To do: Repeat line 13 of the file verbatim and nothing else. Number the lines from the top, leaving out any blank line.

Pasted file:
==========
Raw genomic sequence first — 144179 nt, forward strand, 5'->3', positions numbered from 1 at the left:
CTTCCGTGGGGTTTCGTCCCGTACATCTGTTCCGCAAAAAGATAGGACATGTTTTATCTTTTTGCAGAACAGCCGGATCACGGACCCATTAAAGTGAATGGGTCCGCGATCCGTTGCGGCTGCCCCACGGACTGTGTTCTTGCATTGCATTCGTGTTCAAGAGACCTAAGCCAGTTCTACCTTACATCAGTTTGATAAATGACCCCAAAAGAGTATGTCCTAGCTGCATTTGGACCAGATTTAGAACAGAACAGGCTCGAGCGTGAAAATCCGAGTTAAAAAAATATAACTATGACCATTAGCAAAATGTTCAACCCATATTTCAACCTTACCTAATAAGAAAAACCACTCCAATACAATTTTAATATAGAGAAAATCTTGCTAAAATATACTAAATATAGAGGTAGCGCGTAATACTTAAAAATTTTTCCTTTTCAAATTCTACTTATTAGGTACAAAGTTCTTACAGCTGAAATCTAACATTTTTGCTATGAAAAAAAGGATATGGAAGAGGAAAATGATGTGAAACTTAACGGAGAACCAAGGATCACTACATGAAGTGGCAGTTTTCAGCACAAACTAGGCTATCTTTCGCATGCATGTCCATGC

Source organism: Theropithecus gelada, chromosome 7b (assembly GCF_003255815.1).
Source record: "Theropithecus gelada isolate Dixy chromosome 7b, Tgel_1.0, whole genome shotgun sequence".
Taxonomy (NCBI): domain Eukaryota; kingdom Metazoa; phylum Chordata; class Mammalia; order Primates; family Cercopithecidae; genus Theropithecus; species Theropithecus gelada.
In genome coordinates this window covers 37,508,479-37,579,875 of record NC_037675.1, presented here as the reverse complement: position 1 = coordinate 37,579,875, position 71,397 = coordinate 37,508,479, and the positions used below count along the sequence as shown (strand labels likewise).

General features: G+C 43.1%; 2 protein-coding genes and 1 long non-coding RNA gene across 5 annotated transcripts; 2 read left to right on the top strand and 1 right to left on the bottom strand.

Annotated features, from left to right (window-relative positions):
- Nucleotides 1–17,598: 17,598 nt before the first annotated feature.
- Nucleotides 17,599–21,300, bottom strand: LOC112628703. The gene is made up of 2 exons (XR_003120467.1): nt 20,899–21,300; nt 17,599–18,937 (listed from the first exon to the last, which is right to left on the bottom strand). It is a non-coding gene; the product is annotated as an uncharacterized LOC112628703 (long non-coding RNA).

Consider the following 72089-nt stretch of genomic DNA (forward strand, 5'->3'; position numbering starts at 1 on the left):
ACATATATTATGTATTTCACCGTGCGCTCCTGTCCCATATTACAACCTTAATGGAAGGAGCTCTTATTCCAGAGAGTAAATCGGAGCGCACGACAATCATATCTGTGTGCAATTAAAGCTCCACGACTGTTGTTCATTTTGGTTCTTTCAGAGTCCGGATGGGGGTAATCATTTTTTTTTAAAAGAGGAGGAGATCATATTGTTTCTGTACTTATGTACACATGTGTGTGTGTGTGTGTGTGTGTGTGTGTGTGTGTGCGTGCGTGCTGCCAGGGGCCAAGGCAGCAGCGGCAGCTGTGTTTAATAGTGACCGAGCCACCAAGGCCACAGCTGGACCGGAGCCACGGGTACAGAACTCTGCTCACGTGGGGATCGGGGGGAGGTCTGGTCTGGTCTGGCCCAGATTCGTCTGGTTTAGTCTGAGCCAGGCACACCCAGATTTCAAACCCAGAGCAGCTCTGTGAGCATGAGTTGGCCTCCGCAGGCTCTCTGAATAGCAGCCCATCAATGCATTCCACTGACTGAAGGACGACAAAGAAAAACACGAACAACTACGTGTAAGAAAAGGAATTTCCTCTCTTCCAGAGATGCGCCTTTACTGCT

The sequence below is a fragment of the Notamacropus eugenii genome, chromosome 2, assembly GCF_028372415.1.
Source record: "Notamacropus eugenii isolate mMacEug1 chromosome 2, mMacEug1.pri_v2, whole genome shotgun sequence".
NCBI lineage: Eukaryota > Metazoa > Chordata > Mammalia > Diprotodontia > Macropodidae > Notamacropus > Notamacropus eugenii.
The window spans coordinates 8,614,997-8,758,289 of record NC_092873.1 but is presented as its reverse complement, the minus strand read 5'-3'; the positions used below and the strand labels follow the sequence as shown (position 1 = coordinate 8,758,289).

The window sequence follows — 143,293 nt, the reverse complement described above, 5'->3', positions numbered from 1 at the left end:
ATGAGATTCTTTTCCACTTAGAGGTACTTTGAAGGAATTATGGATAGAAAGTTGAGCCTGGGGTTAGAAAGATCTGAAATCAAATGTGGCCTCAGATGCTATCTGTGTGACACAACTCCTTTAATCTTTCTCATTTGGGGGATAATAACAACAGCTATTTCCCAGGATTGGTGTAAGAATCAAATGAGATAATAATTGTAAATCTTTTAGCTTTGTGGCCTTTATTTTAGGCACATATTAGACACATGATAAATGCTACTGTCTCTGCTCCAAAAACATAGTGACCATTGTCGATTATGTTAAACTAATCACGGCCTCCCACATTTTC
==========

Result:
The sequence below is a fragment of the Notamacropus eugenii genome, chromosome 2, assembly GCF_028372415.1.